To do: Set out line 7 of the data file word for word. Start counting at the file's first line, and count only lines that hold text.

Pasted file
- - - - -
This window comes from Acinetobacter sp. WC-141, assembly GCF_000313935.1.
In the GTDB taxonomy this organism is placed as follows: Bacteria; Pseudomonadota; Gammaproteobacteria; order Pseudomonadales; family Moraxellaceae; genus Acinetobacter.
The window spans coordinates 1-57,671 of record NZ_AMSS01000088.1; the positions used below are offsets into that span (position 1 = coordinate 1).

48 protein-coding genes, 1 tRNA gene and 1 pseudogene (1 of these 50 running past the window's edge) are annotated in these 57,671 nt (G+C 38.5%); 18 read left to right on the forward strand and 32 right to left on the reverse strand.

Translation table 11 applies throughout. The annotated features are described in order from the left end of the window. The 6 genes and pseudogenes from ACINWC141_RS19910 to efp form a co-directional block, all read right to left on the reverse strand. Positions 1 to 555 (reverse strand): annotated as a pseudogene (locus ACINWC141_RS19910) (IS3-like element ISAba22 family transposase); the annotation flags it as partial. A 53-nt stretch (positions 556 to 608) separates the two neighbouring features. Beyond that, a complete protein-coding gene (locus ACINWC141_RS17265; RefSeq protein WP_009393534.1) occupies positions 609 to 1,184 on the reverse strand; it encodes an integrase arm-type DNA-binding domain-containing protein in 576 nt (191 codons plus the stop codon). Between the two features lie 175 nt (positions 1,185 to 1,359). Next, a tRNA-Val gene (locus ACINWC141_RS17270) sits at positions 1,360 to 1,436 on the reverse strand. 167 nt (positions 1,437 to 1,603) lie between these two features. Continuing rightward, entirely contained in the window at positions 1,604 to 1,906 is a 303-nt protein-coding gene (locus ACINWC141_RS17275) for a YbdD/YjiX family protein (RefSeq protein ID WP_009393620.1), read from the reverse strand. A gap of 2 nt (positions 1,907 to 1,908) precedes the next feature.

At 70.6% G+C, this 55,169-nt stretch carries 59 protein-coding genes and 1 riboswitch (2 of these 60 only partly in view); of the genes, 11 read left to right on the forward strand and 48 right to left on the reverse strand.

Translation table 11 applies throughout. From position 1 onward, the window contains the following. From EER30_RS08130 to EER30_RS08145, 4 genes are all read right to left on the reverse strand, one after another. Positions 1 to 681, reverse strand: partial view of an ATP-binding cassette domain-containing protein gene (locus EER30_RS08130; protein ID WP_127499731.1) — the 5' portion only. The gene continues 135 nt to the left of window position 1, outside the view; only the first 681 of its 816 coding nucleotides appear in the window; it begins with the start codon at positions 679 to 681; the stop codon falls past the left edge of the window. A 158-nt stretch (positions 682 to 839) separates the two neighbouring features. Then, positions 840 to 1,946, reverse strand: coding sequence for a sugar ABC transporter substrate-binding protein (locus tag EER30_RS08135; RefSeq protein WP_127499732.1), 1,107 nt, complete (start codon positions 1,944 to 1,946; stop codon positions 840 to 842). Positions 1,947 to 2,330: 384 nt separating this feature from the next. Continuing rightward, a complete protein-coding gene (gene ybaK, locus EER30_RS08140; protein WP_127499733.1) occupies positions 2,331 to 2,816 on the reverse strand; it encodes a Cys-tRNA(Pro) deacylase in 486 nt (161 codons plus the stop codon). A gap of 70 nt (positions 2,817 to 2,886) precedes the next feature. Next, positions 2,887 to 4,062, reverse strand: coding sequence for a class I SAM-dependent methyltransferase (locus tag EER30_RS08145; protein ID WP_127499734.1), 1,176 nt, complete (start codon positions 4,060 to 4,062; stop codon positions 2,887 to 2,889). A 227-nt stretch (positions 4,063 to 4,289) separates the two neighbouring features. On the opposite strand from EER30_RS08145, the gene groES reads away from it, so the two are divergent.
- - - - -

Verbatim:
Translation table 11 applies throughout. From position 1 onward, the window contains the following. From EER30_RS08130 to EER30_RS08145, 4 genes are all read right to left on the reverse strand, one after another. Positions 1 to 681, reverse strand: partial view of an ATP-binding cassette domain-containing protein gene (locus EER30_RS08130; protein ID WP_127499731.1) — the 5' portion only. The gene continues 135 nt to the left of window position 1, outside the view; only the first 681 of its 816 coding nucleotides appear in the window; it begins with the start codon at positions 679 to 681; the stop codon falls past the left edge of the window. A 158-nt stretch (positions 682 to 839) separates the two neighbouring features. Then, positions 840 to 1,946, reverse strand: coding sequence for a sugar ABC transporter substrate-binding protein (locus tag EER30_RS08135; RefSeq protein WP_127499732.1), 1,107 nt, complete (start codon positions 1,944 to 1,946; stop codon positions 840 to 842). Positions 1,947 to 2,330: 384 nt separating this feature from the next. Continuing rightward, a complete protein-coding gene (gene ybaK, locus EER30_RS08140; protein WP_127499733.1) occupies positions 2,331 to 2,816 on the reverse strand; it encodes a Cys-tRNA(Pro) deacylase in 486 nt (161 codons plus the stop codon). A gap of 70 nt (positions 2,817 to 2,886) precedes the next feature. Next, positions 2,887 to 4,062, reverse strand: coding sequence for a class I SAM-dependent methyltransferase (locus tag EER30_RS08145; protein ID WP_127499734.1), 1,176 nt, complete (start codon positions 4,060 to 4,062; stop codon positions 2,887 to 2,889). A 227-nt stretch (positions 4,063 to 4,289) separates the two neighbouring features. On the opposite strand from EER30_RS08145, the gene groES reads away from it, so the two are divergent.